No new stimulus from BOJ
The Bank of Japan (BOJ) yesterday held off announcing any fresh measures to stimulate the economy, offering the upbeat view that it was “recovering moderately” while efforts to stoke inflation were taking hold. The decision comes despite a sharp slowdown in July-to-September growth that raised concerns about the strength of recovery in the world’s third-largest economy and fueled speculation that the BOJ would expand its asset-purchasing scheme. “Japan’s economy has been recovering moderately,” the BOJ said in a statement, adding that “inflation expectations appear to be rising on the whole.”
Brazil says WTO compliant
Brazil on Thursday denied EU charges it engages in protectionism and said it would show its trade programs conform to WTO rules. The EU took Brazil to the WTO on Thursday, complaining it was using taxes to discriminate against imports and illegally help its exporters. The European Commission cited a 2011 case in which Brazil imposed a 30 percent tax increase on imported vehicles. The tax was due to expire at the end of last year, but was extended in amended form for five further years.
Germany to borrow less
The German government says it will borrow less money than planned this year, as low unemployment fuels a steady increase in tax income. Current plans call for new borrowing this year of 25.1 billion euros (US$34.3 billion). In its monthly report yesterday, the finance ministry said it now “appears assured” that the government will not need to borrow all of that. Tax revenue last month was up 3.9 percent from a year earlier at 39.48 billion euros. For the first 11 months, it rose 3.3 percent to nearly 495 billion euros.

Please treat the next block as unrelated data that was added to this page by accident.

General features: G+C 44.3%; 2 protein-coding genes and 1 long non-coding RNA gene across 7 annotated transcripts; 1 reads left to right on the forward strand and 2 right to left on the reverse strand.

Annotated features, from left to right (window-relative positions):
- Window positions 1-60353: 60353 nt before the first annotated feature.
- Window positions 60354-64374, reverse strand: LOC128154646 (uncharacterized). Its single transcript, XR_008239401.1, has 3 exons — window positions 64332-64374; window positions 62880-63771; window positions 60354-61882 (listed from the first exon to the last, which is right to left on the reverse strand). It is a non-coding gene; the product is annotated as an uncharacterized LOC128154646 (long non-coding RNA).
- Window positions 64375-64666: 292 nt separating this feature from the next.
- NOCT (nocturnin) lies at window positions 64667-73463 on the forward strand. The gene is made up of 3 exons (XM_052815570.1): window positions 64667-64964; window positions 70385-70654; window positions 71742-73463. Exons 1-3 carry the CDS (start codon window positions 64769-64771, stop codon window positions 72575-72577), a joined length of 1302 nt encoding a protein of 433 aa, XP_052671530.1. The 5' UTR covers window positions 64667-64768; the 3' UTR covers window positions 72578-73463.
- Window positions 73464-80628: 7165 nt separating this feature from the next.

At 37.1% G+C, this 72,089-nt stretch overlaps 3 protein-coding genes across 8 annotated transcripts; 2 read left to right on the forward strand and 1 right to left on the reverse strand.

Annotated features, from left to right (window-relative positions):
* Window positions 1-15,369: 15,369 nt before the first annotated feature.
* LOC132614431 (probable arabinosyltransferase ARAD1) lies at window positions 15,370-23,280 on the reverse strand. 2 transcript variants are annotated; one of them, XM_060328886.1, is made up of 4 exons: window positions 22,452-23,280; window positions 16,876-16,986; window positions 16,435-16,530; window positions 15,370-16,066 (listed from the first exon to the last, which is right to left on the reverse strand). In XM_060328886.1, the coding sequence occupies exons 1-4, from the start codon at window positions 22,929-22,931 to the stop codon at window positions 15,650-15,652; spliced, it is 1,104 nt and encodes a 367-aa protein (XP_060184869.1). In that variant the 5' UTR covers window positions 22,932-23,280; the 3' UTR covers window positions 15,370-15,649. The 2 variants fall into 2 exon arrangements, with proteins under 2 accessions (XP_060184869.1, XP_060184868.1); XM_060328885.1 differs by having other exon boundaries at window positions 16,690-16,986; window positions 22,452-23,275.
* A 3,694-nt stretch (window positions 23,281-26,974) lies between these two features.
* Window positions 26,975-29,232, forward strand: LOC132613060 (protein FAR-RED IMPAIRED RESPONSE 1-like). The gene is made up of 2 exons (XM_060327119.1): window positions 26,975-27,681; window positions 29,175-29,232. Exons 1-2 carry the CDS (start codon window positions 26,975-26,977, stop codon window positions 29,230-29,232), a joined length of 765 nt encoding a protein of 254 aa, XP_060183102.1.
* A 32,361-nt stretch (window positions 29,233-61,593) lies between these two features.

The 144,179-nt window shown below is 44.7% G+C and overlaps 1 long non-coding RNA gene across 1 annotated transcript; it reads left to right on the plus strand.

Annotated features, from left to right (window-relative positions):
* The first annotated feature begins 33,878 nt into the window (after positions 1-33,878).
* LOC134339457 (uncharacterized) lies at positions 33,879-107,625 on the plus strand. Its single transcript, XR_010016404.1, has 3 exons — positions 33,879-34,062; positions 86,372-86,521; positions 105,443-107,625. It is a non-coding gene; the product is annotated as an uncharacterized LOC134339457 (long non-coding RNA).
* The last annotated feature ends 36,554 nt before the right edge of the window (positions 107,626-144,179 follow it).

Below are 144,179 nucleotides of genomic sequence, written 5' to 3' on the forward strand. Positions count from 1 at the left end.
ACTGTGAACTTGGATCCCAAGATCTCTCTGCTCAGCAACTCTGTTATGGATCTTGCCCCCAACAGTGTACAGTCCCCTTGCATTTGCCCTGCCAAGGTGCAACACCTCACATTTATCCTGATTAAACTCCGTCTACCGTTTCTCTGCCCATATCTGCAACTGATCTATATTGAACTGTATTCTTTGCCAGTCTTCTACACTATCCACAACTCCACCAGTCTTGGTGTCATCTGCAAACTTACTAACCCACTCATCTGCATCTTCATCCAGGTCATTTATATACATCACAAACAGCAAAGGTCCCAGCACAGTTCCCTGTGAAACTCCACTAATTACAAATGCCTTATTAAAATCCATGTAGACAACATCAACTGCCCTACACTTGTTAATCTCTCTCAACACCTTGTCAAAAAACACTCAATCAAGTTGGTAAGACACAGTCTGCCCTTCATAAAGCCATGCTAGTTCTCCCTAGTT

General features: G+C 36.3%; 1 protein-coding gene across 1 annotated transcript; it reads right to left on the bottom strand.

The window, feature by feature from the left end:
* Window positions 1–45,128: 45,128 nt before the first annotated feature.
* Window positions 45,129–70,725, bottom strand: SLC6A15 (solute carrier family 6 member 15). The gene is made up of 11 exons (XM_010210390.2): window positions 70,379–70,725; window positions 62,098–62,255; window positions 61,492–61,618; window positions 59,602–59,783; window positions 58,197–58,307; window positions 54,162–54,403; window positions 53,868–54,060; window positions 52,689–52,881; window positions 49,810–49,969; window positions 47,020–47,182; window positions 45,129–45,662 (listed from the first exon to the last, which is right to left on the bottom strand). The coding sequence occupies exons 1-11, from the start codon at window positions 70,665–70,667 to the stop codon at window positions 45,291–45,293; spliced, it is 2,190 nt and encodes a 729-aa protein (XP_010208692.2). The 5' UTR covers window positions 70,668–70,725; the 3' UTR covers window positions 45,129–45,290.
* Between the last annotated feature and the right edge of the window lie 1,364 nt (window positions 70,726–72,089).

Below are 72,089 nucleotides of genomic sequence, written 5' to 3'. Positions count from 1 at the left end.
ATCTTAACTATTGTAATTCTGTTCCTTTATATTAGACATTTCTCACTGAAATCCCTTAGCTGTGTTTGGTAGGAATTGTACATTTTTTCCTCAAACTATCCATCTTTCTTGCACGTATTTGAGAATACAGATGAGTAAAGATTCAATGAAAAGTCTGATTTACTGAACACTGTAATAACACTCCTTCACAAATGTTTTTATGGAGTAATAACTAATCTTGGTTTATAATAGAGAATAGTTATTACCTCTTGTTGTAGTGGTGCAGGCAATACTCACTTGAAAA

S Africa halts exploration
South Africa has suspended oil and gas exploration off the east coast following a complaint over the impact of underwater sound pollution on sea life, an official said on Thursday. The government-run Petroleum Agency of South Africa halted seismic surveys along a pristine stretch of coast pending discussions between global oil firms and an environmentalist who blew the whistle on the out-of-season tests.
Telstra selling CSL stake
Australia’s Telstra Corp yesterday said it was selling its Hong Kong mobile phone business to billionaire Richard Li’s (李澤楷) telecom company in a deal worth US$2.4 billion. Telstra said it would earn about A$2 billion (US$1.8 billion) from selling its 76.4 percent stake in CSL to Li’s HKT Ltd, which is also buying the other 23.6 percent from another company, New World Development. The deal allows Li’s company, which already owns a separate mobile operator, to beef up its presence in the territory’s saturated mobile market. It also lets Telstra make a profitable exit ahead of a shakeup by Hong Kong’s telecommunications regulator aimed at boosting competition.
Nike Q2 beats estimates
Nike Inc, the world’s largest sporting-goods company, posted second-quarter profit that topped analysts’ estimates as higher-priced shoes boosted sales. Net income in the three months through November rose 40 percent to US$537 million, or US$0.59 a share, from US$384 million, or US$0.42, a year earlier, the company said in a statement. Profit excluding some items was US$0.59 a share.